The use of probiotic supplementation in horses is a common strategy to try to improve gastrointestinal health. Probiotics have the potential to exert favorable effects on intestinal microflora. Adherence to mucosal tissue, cells and intestinal mucus enables probiotic species to competitively exclude and displace enteropathogens, elicit immune responses and to secrete antimicrobial substances called bacteriocins.
The objective of an in vitro study conducted by Kemin Industries in Iowa was to evaluate a strain of Bacillus subtilis as an oral probiotic by examining its antibacterial activity against six different equine pathogens—Clostridium perfringens, Clostridium difficile, Salmonella typhimurium, Escherichia coli, Rhodococcus equi and Streptococcus equi [Burke, M.L.; Moore, S.A. Bacillus subtilis Strain PB6 Demonstrates Growth InhibitionToward Equine-Specific Bacterial Pathogens. Journal of Equine Veterinary Science 58 (2017) 84–88]. This Bacillus probiotic strain has demonstrated excellent results in protecting poultry against intestinal disease.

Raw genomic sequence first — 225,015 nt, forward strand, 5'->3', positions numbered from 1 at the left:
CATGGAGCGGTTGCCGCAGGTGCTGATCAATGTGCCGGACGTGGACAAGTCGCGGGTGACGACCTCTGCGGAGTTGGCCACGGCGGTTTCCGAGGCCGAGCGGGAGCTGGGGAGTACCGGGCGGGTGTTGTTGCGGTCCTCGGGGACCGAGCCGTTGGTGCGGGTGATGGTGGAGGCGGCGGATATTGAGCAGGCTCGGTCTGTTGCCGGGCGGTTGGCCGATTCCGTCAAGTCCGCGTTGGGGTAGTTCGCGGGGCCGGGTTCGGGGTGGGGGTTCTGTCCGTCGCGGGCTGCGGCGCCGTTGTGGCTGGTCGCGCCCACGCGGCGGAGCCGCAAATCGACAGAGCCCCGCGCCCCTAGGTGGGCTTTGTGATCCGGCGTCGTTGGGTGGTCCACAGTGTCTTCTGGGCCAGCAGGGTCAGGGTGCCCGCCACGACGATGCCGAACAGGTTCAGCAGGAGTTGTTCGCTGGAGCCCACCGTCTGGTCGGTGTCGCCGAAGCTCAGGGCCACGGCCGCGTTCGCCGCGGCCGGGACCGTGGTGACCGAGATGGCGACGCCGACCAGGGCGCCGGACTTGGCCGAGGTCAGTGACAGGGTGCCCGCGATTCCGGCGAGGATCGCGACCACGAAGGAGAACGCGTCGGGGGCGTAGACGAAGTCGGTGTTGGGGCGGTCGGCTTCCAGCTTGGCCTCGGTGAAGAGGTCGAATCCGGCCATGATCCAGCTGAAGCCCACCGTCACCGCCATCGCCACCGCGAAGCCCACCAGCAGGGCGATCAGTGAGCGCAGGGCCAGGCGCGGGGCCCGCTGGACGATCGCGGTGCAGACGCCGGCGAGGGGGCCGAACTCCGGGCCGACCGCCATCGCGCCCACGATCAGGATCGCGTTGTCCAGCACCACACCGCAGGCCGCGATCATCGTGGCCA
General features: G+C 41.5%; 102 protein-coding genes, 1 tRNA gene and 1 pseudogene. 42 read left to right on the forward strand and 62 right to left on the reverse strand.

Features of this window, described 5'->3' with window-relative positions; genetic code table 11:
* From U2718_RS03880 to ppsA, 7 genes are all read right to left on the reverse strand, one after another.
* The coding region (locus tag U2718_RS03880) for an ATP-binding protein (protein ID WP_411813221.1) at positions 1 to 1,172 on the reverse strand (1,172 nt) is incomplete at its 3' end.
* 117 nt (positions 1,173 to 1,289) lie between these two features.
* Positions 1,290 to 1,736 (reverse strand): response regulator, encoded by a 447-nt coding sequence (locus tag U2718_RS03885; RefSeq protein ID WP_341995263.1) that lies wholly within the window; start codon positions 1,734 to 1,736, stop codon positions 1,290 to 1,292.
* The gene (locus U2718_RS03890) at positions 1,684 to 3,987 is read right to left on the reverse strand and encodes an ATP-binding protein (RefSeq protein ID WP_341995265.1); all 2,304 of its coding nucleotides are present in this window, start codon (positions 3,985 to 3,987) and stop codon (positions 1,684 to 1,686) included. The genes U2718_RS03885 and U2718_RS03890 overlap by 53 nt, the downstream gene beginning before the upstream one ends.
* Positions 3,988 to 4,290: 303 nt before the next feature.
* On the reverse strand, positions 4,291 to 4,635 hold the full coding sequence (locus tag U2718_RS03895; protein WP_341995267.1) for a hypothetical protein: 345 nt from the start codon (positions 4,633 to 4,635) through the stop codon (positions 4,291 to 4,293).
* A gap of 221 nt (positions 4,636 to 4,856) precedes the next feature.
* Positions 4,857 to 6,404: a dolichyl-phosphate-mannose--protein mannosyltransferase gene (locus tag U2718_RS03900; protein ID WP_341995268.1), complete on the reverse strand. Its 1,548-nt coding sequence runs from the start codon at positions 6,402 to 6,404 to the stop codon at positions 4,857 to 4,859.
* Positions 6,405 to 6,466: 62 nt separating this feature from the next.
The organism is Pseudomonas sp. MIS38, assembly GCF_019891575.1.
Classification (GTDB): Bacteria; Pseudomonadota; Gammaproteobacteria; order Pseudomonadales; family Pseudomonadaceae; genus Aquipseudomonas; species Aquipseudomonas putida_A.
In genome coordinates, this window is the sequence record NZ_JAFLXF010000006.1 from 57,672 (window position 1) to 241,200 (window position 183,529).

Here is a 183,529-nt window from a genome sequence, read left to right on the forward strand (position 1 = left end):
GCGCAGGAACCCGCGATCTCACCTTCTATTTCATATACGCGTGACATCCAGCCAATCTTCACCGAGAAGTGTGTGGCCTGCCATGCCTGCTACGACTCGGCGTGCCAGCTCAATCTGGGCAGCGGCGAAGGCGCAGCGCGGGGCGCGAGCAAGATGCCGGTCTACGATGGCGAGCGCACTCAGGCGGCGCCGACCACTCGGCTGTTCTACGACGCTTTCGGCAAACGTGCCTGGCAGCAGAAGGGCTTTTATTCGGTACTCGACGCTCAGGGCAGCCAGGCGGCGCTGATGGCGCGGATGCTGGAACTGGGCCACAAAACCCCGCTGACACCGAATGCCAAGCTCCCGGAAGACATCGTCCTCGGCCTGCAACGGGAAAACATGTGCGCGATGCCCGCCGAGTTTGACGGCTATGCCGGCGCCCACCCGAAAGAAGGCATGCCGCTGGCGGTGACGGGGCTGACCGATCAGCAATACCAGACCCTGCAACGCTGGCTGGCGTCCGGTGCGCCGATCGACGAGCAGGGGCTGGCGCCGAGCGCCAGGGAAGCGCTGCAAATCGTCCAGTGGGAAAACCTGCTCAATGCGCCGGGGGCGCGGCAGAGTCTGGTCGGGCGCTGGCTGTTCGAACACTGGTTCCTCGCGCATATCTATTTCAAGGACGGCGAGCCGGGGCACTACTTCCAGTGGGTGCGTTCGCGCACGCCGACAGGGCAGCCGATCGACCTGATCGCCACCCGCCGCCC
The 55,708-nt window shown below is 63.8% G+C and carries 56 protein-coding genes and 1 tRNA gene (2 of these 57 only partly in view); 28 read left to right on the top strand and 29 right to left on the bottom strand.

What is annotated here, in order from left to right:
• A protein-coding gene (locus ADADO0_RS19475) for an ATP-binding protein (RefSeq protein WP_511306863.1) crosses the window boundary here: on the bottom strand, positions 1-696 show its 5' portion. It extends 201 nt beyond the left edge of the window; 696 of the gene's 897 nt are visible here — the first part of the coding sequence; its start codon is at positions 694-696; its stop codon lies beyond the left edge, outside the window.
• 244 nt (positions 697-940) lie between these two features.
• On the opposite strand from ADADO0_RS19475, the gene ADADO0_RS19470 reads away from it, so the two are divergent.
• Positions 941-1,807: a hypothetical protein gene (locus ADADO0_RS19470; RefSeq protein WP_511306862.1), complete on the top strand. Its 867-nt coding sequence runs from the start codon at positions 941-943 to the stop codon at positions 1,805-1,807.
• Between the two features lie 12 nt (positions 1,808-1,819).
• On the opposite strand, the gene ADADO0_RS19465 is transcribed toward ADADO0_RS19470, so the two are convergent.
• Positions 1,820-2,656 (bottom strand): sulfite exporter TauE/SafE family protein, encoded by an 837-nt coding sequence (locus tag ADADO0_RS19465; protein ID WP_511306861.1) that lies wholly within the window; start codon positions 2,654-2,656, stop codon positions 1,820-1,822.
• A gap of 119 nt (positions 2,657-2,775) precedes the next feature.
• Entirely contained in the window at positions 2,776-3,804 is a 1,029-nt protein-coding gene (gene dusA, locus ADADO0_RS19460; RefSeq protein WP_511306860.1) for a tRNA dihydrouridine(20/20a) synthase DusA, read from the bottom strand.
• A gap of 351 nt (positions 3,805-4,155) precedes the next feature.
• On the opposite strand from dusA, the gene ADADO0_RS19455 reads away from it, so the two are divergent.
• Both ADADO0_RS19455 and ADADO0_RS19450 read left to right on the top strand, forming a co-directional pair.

In this in vitro study, the Bacillus subtilis strain demonstrated “measurable inhibitory” activity against C. perfringens, C. difficile, R. equi and S. equi. It did not inhibit E. coli or S. typhimurium despite 20 hours of agar plate incubation.
Bacillus subtilis does not colonize the equine intestinal tract, although it is able to reside there, especially for the two days it takes to transit the hindgut. The authors speculate that this is sufficient time for spore generation of beneficial antimicrobial molecules. While this study reveals the potential for Bacillus subtilis as a probiotic application in the horse, further studies are necessary to evaluate its usefulness and efficacy in the live horse.